Enterprises sometimes conclude confidentiality agreements when they enter into joint R&D projects, under which one party may acquire all the rights concerning the data and technology obtained in the process of the joint R&D. That requirement may have the effect of strengthening the position of that party in the market, particularly if the data is rare. It may impede other parties’ R&D activities and ultimately lessen competition in the market. Accordingly, the conduct may violate Article 19[3] of the Act, which prohibits unfair trade practices, if it impedes fair competition or if it constitutes an abuse of a superior bargaining position. The latter may arise if the party is in a superior position in the transaction with others, and the former gives unreasonable disadvantage to the latter.

In addition, platform markets sometimes have ‘lock-in effects’. When a platform service provider has certain power in its market, it may be difficult for customers to switch the provider to others even if the provider changes terms and conditions in a way that disadvantages customers. In such a case, the conduct may be in breach of Article 3 (Private monopolisation) or Article 19 of the Act.

Joint collection of data

Enterprises may collect data in cooperation with others when they consider that joint collection may improve efficiency and create innovation. That conduct is, in general, considered to contribute to competition.

However, it can fall under Article 3 of the Act[4] because it may facilitate collusive conduct, as participants may acquire, in the course of the joint data collection, detailed information that is directly linked to the core of their business, such as cost, price, quantity and quality of the service.

Moreover, joint data collection also raises anticompetitive concerns if it restrains participants from collecting data that is essential for their activities.

The JFTC will take such factors below into consideration in determining the illegality of this conduct:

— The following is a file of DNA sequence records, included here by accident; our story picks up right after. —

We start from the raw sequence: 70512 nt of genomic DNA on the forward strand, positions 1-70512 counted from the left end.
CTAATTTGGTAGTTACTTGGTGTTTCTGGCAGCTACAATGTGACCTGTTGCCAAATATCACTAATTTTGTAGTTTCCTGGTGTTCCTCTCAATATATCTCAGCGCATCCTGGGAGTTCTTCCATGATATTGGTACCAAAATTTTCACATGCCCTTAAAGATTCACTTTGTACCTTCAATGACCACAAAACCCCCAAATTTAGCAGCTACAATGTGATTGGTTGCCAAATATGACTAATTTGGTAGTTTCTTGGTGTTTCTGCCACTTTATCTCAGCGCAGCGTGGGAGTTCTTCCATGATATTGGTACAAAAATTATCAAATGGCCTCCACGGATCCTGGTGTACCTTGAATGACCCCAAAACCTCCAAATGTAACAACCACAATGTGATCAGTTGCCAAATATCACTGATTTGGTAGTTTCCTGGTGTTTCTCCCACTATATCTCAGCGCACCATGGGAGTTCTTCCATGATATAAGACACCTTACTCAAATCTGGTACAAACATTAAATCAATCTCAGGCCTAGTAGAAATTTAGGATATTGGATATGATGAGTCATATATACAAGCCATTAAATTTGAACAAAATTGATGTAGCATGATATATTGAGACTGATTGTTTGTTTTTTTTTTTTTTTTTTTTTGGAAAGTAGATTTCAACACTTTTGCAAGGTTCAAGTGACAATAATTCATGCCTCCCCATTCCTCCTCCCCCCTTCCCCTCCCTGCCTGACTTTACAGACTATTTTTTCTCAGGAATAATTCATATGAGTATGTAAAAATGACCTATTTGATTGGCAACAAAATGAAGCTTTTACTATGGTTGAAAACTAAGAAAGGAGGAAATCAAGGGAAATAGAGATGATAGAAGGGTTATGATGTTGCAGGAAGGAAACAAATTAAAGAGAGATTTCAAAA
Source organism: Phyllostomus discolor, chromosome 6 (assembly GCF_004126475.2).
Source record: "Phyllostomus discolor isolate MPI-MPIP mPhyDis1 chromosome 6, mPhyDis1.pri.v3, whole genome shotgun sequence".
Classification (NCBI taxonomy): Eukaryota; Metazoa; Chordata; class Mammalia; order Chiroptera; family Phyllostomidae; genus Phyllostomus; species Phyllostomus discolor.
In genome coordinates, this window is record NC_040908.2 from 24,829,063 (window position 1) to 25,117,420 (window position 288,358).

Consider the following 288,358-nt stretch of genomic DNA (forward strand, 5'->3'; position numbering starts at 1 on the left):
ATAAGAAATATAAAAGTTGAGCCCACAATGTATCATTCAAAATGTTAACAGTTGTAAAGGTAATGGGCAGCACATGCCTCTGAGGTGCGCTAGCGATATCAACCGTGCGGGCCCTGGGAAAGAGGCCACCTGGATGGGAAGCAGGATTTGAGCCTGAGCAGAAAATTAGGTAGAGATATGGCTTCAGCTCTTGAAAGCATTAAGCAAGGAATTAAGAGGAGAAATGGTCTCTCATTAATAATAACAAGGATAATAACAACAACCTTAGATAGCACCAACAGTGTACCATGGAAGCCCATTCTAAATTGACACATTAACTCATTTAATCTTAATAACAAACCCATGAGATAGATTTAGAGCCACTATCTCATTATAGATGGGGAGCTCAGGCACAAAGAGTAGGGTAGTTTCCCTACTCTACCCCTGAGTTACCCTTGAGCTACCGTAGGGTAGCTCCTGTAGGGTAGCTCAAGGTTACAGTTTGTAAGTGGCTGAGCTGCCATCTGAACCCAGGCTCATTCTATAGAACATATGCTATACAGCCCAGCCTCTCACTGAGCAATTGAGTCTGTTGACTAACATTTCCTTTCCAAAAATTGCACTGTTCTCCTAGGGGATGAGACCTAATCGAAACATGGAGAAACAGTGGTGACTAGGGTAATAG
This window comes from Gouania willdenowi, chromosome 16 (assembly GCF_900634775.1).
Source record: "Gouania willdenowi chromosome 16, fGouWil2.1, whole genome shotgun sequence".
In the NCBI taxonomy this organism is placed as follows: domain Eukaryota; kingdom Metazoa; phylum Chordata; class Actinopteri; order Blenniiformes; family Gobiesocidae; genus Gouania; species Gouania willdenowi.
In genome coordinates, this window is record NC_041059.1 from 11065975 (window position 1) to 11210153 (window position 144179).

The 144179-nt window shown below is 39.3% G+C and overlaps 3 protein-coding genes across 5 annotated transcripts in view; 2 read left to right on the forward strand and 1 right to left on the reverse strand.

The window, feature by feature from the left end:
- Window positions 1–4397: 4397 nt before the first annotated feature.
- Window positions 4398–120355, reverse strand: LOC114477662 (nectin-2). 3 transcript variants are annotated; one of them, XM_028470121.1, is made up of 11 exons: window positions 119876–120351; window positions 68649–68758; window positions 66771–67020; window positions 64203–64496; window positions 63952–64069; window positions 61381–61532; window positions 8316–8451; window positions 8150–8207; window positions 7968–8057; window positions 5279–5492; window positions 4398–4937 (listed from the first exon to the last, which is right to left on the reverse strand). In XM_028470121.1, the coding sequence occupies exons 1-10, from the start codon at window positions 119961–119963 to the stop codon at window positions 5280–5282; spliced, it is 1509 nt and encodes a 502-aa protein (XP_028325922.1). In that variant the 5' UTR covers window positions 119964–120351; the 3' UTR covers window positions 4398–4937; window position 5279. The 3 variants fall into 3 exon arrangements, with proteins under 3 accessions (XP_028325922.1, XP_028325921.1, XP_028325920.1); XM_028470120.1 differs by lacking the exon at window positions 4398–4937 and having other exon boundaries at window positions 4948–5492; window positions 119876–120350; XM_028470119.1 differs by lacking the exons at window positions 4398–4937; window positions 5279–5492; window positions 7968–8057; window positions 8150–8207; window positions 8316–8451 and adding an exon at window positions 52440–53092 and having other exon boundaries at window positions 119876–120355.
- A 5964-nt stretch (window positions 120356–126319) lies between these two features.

• the number of participants, market shares, etc;
  • the nature of the data collected (for example, whether it is important for the R&D or as inputs);
  • the necessity of joint collection; and
  • the scope and period of the joint collection.

Conduct relating to access to the collected data

Recent technical innovation has made it possible for businesses to collect real-time data from various devices and use it to improve the quality of their services.

However, in some cases the use of real-time data on the operation of certain devices is limited. If the data is owned by an enterprise with market power in a device maintenance and inspection service market, and it does not permit its competitors to access the data, it will probably maintain and strengthen its control over the service market. At the very least, if the enterprise does not disclose the data to device owners when they request it, they may confront difficulties in doing their business. This conduct is called ‘data hoarding’.

In this context, any enterprise has the freedom to choose its trading partners and to set the terms of the transaction in their contracts, for instance, the period of time of disclosure. That does not breach the Act. The same applies to the accumulation of data. It does not normally result in a problem under the Act.

However, if some enterprises are not permitted to participate in the joint collection of data, or are allowed to participate but are unable to access the accumulated data, and find it difficult to engage in business activities as a result, that could infringe the Act.

Refusal of access by a single enterprise

Depending on the type of conduct, refusal of access to data may constitute exclusionary private monopolisation[5] or refusal to trade.[6] Moreover, if an enterprise obstructs its competitors from accumulating data, that can constituted interference with transactions.[7]

Indeed, the refusal of access to the data without reasonable grounds can be deemed exclusive conduct. If it is executed ‘in a manner beyond the level of the normal competitive practices’ or if it amounts to a ‘refusal to trade as a means of achieving unreasonable objectives’, by an enterprise with market power, it is likely to infringe the Act, especially if the data is essential in the business activities of competitors, and it is technically or economically difficult for them to obtain alternative data. The conduct falls under the Act if it substantially restricts competition in the market or impedes fair competition.[8]

Joint refusal of access

With regard to data gathered jointly by a number of enterprises with a relatively high total market share, if they prevent a specific enterprise from participating in the joint collection and do not allow the enterprise to access the date on reasonable terms, it may become difficult for the third party to carry out business activities, if they have no other means of obtaining the data. If there is a risk of them being excluded from the market in such a situation, those elements would probably constitute a violation of the Act in exceptional circumstances.

Even if participation in the joint collection of data is restricted, it needs to be considered that it may not become difficult for the third party concerned to carry out business activity, because the enterprise whose participation has been prevented could collect similar data independently.